- The Washington Times - Wednesday, November 17, 2004

The European Union yesterday said it would slap tariffs on U.S.-made clothing, cranes, sweet corn and other products next year if Congress does not repeal legislation ruled illegal by the World Trade Organization (WTO).

The products were specifically chosen to target U.S. industries that would press Congress to comply with the WTO ruling. Lawmakers, however, are unlikely to act this year.

The WTO in January 2003 ruled against the popular U.S. law, known as the Byrd Amendment, that directs money to American companies from their foreign competitors.

Named for Sen. Robert C. Byrd, the West Virginia Democrat who wrote it into a broader bill in 2000, the law has the Bureau of Customs and Border Protection collecting duties on products the government says are unfairly subsidized or sold below cost in the United States. Those duties are paid to the U.S. companies that lodges the complaint.

The rule compelled foreign companies to pay as much as $799 million to U.S. makers of bearings, steel, food and other products since 2001.

The 25-nation European Union has not decided an exact date to start sanctions, though early next year is likely. It prepared the list of products targeted for retaliation ahead of a Nov. 24 WTO meeting, where it expects to receive formal approval to raise tariffs.

The bloc has not decided how high to set tariffs. Photocopiers, plastic furniture, mobile homes and hand drills also would be targeted.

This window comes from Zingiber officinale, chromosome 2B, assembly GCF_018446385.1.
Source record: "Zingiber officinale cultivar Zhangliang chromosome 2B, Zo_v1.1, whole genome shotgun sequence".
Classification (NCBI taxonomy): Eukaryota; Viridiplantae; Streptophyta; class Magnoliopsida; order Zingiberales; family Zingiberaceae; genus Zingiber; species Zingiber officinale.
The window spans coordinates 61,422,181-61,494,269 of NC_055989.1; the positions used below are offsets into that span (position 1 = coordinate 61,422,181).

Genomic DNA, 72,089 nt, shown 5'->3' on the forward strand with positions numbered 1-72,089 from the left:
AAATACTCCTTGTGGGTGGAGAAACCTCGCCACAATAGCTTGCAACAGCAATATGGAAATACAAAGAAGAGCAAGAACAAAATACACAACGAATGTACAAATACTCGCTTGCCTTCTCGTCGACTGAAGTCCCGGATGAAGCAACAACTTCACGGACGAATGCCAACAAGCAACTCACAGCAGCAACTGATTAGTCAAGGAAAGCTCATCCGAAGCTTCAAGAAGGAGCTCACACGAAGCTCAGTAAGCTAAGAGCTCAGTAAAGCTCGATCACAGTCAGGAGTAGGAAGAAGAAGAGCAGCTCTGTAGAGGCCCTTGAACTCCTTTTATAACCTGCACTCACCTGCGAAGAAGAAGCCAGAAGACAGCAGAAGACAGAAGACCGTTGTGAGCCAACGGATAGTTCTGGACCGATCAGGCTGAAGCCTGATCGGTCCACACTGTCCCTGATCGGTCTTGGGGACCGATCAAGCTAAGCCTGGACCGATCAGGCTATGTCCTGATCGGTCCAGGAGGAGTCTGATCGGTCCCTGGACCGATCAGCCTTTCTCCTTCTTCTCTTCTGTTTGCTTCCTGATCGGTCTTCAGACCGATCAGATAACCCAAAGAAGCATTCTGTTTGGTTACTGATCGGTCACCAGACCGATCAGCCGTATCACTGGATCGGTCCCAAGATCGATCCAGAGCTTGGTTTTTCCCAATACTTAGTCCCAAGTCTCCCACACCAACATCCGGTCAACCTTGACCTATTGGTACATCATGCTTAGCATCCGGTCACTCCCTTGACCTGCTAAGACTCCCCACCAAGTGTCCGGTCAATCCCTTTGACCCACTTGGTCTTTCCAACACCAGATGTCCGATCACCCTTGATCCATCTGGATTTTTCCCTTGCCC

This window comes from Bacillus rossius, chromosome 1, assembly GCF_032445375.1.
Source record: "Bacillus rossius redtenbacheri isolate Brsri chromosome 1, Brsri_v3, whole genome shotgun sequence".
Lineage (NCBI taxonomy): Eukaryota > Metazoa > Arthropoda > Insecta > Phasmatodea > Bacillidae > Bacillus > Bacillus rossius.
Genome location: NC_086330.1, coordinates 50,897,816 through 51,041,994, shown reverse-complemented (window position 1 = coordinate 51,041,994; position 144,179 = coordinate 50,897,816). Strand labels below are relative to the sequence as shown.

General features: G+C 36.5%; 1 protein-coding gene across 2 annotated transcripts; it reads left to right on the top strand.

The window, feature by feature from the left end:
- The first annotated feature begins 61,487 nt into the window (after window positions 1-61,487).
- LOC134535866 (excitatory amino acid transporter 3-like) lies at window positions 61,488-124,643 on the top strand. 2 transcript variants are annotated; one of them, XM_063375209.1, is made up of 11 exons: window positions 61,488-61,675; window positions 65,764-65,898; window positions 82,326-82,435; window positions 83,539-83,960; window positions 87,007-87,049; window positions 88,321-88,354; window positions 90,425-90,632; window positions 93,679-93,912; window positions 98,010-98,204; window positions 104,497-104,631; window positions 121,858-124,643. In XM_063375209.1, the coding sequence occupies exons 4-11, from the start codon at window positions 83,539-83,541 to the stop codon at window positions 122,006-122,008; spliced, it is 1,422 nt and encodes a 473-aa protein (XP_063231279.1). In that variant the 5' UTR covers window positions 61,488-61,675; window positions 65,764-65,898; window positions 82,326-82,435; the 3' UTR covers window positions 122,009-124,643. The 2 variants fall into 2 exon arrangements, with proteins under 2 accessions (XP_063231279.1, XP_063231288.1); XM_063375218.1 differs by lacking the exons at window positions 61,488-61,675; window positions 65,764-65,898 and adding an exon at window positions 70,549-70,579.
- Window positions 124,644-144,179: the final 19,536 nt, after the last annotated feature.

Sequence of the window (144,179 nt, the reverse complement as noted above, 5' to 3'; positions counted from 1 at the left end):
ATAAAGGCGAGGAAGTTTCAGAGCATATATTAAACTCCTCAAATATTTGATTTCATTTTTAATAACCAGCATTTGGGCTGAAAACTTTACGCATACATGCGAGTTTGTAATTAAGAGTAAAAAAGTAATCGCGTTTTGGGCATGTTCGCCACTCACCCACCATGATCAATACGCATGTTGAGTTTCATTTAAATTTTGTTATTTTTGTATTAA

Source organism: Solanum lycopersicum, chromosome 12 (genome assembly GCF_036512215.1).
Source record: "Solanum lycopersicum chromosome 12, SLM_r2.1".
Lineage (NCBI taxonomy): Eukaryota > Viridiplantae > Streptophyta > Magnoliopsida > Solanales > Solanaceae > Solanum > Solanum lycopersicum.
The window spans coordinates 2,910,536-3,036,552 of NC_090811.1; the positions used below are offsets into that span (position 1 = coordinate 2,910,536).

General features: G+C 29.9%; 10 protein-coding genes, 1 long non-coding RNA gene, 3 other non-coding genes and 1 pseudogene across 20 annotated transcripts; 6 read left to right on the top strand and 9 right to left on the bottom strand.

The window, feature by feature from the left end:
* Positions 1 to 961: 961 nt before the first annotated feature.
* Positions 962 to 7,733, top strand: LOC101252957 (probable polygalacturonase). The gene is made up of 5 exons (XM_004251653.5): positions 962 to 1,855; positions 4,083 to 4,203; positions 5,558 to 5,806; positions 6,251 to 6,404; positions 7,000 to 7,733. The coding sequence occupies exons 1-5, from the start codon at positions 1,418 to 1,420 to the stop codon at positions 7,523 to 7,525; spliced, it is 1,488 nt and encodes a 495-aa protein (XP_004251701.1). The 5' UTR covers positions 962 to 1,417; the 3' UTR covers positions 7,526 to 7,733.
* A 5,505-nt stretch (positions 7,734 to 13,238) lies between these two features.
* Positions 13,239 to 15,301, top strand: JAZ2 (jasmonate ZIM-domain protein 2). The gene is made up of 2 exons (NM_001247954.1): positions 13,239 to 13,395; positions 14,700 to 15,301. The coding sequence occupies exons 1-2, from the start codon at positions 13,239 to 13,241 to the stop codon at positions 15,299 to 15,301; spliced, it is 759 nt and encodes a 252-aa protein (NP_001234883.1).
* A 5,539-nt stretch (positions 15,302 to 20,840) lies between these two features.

Many of the same industries are threatened repeatedly when the United States violates international trade rules. Apparel, for example, was hit by European tariffs because of an illegal export subsidy and was targeted by Europe when the Bush administration violated international trade rules with steel tariffs.

“It’s a problem because we’re looking for reasons to promote the competitiveness of the industry that is here [in the United States]. The fact that we’re getting hit for the third time says to companies, ‘move your production somewhere else,’” said Stephen Lamar, senior vice president at the American Apparel & Footwear Association.

Canada, Mexico, Japan, Brazil and other major trade partners also brought a case to the WTO and won the right to impose retaliatory fines equal to 72 percent of the customs payouts.

The Bush administration said it would work with Congress to bring the U.S. law into compliance, but that it is a complex matter that would take time to fix. “We intend to comply with WTO rulings,” said Neena Moorjani, spokeswoman for the U.S. Trade Representative’s Office.

A Senate Finance Committee aide said lawmakers probably would act to alter the Byrd Amendment next year.

Separately, two U.S. senators angered Canada yesterday when they introduced a bill to distribute roughly $3 billion in duties paid by Canadian lumber companies to U.S. competitors. The Canadian funds, now held in escrow because of ongoing legal disputes, would be paid out under terms of the Byrd Amendment.

Sen. Larry E. Craig, Idaho Republican, and Sen. Max Baucus, Montana Democrat, are sponsoring the legislation, though it has little chance of passing this year.

An aide for Mr. Baucus said the measure was intended to keep Canada at the bargaining table as the two sides try to resolve the fight over imports of Canadian lumber used in housing construction.

U.S. companies say Canadian businesses receive unfair subsidies, and the United States has responded with duties. Canada rejects the charges. The claims and counterclaims are mired in WTO and North American Free Trade Agreement (NAFTA) litigation.

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